Author(s): Tan KW, Chong SZ, Angeli V
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Abstract In adult mammals, lymphatic vessels have been shown to respond to their environment by undergoing lymphangiogenesis, the formation of new lymphatic vessels from preexisting ones. Accumulating experimental and preclinical studies demonstrate that lymphangiogenesis is associated with many inflammatory diseases and may represent an attractive therapeutic target for inflammatory diseases. Thus, a better understanding of how lymphangiogenesis is regulated and contribution to inflammation is critical and may benefit clinical research targeting chronic inflammatory diseases. This review discusses the biological functions of lymphangiogenesis during inflammation and our current understanding of the key cellular players that can either support or limit lymphangiogenesis. Current data suggest that the context and time frame in which lymphangiogenesis occurs will determine its impact on the course of inflammation.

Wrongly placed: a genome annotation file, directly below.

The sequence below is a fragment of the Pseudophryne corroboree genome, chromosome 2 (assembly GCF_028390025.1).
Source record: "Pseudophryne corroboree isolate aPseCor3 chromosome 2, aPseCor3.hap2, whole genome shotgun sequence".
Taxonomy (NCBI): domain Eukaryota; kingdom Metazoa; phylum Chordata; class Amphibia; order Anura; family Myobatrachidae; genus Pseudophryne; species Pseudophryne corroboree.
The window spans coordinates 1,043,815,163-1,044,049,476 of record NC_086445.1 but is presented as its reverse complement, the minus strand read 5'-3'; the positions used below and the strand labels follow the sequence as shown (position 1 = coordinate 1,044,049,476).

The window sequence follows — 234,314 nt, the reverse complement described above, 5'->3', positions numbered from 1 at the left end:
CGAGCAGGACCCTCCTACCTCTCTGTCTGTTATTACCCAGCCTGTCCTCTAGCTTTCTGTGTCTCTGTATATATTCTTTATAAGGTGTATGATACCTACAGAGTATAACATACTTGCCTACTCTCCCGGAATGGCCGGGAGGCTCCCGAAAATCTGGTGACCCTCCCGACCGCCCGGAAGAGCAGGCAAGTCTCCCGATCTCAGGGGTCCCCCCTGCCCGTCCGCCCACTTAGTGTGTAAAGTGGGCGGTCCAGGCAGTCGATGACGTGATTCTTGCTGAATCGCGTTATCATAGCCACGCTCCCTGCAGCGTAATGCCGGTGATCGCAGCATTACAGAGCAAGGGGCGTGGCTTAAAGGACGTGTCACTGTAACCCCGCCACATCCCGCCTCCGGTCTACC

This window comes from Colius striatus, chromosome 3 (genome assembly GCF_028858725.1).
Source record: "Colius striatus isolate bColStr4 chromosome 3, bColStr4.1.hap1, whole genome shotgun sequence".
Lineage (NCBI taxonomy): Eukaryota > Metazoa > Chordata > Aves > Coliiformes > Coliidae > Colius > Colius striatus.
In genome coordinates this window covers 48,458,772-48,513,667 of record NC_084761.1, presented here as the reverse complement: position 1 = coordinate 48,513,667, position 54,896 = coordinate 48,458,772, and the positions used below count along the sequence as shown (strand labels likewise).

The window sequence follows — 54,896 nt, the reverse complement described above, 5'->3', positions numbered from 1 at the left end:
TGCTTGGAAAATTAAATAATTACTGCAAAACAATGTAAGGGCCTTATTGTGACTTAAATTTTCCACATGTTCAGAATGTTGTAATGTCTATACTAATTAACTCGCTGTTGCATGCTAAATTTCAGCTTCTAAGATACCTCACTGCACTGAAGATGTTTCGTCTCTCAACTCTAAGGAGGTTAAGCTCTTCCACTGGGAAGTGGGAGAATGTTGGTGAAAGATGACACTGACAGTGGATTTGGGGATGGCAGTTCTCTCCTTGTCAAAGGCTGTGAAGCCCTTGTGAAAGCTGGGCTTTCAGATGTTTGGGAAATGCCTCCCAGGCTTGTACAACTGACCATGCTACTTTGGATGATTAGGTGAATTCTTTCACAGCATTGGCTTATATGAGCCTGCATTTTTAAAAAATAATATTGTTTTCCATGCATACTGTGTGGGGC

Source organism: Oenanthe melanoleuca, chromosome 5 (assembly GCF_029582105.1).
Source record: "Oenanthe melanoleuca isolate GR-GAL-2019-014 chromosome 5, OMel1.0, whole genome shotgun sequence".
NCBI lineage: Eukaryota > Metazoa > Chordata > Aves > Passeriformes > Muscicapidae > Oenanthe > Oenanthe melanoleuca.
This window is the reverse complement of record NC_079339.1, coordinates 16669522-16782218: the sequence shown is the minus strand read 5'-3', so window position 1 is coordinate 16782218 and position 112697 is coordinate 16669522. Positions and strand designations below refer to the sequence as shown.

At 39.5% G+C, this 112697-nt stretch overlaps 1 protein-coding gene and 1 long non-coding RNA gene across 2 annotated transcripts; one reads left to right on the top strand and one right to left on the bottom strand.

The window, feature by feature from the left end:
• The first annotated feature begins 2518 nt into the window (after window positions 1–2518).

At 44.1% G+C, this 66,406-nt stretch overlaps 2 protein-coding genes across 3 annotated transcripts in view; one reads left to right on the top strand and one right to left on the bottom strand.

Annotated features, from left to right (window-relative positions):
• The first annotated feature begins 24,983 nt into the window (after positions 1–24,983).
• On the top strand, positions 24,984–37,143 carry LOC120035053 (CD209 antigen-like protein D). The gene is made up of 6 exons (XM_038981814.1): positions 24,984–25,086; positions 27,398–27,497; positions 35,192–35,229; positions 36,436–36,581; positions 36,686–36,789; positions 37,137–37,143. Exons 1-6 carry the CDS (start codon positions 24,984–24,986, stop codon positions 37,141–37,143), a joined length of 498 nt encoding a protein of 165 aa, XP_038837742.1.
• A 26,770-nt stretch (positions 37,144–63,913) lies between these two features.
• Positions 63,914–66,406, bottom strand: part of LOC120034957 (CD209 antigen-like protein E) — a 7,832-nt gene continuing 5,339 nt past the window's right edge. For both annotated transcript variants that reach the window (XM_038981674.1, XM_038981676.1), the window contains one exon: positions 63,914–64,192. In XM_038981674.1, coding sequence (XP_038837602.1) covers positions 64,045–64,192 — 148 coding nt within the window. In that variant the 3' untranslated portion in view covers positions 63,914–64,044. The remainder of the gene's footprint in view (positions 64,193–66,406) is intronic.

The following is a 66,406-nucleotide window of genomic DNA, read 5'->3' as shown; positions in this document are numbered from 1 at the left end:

This article was published in Angiogenesis
and referenced in Journal of Clinical & Cellular Immunology